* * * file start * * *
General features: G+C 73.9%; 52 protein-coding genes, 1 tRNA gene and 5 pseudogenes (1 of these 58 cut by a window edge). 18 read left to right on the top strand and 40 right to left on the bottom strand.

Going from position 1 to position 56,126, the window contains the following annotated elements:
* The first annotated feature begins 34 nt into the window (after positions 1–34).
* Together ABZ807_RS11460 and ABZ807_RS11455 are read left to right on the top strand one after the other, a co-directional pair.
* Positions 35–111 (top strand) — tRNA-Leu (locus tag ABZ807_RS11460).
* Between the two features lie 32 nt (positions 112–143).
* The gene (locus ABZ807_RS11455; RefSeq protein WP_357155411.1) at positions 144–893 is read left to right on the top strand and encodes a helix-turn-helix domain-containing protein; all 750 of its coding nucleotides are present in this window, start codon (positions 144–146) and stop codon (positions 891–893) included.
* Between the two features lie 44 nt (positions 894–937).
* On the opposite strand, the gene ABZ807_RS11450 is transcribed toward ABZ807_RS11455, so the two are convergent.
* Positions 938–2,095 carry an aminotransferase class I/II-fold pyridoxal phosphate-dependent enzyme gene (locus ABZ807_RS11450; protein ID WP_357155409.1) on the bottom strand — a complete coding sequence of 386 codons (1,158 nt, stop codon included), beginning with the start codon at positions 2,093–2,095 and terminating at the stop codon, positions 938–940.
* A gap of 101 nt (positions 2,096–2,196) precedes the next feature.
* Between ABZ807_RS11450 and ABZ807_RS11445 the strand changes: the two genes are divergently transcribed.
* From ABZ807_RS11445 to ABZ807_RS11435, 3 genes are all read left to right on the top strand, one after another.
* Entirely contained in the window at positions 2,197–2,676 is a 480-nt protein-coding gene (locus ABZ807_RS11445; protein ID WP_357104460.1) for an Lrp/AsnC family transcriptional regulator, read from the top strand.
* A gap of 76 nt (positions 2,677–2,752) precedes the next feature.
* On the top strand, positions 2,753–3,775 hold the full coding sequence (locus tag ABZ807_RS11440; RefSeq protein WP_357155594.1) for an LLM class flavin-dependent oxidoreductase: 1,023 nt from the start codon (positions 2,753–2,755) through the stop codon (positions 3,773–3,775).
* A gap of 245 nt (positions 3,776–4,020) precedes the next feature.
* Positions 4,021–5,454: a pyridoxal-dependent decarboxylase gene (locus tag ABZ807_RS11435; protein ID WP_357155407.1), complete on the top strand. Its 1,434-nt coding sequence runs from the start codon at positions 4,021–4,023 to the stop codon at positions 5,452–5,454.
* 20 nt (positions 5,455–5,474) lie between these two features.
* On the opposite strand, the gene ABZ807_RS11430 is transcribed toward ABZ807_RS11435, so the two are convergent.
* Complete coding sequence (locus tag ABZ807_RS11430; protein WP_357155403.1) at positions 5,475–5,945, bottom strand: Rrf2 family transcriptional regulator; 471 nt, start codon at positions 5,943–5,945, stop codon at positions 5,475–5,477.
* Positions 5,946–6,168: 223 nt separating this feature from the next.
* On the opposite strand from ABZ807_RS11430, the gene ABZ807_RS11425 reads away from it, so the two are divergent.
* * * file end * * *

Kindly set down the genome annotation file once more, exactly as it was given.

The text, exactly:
General features: G+C 73.9%; 52 protein-coding genes, 1 tRNA gene and 5 pseudogenes (1 of these 58 cut by a window edge). 18 read left to right on the top strand and 40 right to left on the bottom strand.

Going from position 1 to position 56,126, the window contains the following annotated elements:
* The first annotated feature begins 34 nt into the window (after positions 1–34).
* Together ABZ807_RS11460 and ABZ807_RS11455 are read left to right on the top strand one after the other, a co-directional pair.
* Positions 35–111 (top strand) — tRNA-Leu (locus tag ABZ807_RS11460).
* Between the two features lie 32 nt (positions 112–143).
* The gene (locus ABZ807_RS11455; RefSeq protein WP_357155411.1) at positions 144–893 is read left to right on the top strand and encodes a helix-turn-helix domain-containing protein; all 750 of its coding nucleotides are present in this window, start codon (positions 144–146) and stop codon (positions 891–893) included.
* Between the two features lie 44 nt (positions 894–937).
* On the opposite strand, the gene ABZ807_RS11450 is transcribed toward ABZ807_RS11455, so the two are convergent.
* Positions 938–2,095 carry an aminotransferase class I/II-fold pyridoxal phosphate-dependent enzyme gene (locus ABZ807_RS11450; protein ID WP_357155409.1) on the bottom strand — a complete coding sequence of 386 codons (1,158 nt, stop codon included), beginning with the start codon at positions 2,093–2,095 and terminating at the stop codon, positions 938–940.
* A gap of 101 nt (positions 2,096–2,196) precedes the next feature.
* Between ABZ807_RS11450 and ABZ807_RS11445 the strand changes: the two genes are divergently transcribed.
* From ABZ807_RS11445 to ABZ807_RS11435, 3 genes are all read left to right on the top strand, one after another.
* Entirely contained in the window at positions 2,197–2,676 is a 480-nt protein-coding gene (locus ABZ807_RS11445; protein ID WP_357104460.1) for an Lrp/AsnC family transcriptional regulator, read from the top strand.
* A gap of 76 nt (positions 2,677–2,752) precedes the next feature.
* On the top strand, positions 2,753–3,775 hold the full coding sequence (locus tag ABZ807_RS11440; RefSeq protein WP_357155594.1) for an LLM class flavin-dependent oxidoreductase: 1,023 nt from the start codon (positions 2,753–2,755) through the stop codon (positions 3,773–3,775).
* A gap of 245 nt (positions 3,776–4,020) precedes the next feature.
* Positions 4,021–5,454: a pyridoxal-dependent decarboxylase gene (locus tag ABZ807_RS11435; protein ID WP_357155407.1), complete on the top strand. Its 1,434-nt coding sequence runs from the start codon at positions 4,021–4,023 to the stop codon at positions 5,452–5,454.
* 20 nt (positions 5,455–5,474) lie between these two features.
* On the opposite strand, the gene ABZ807_RS11430 is transcribed toward ABZ807_RS11435, so the two are convergent.
* Complete coding sequence (locus tag ABZ807_RS11430; protein WP_357155403.1) at positions 5,475–5,945, bottom strand: Rrf2 family transcriptional regulator; 471 nt, start codon at positions 5,943–5,945, stop codon at positions 5,475–5,477.
* Positions 5,946–6,168: 223 nt separating this feature from the next.
* On the opposite strand from ABZ807_RS11430, the gene ABZ807_RS11425 reads away from it, so the two are divergent.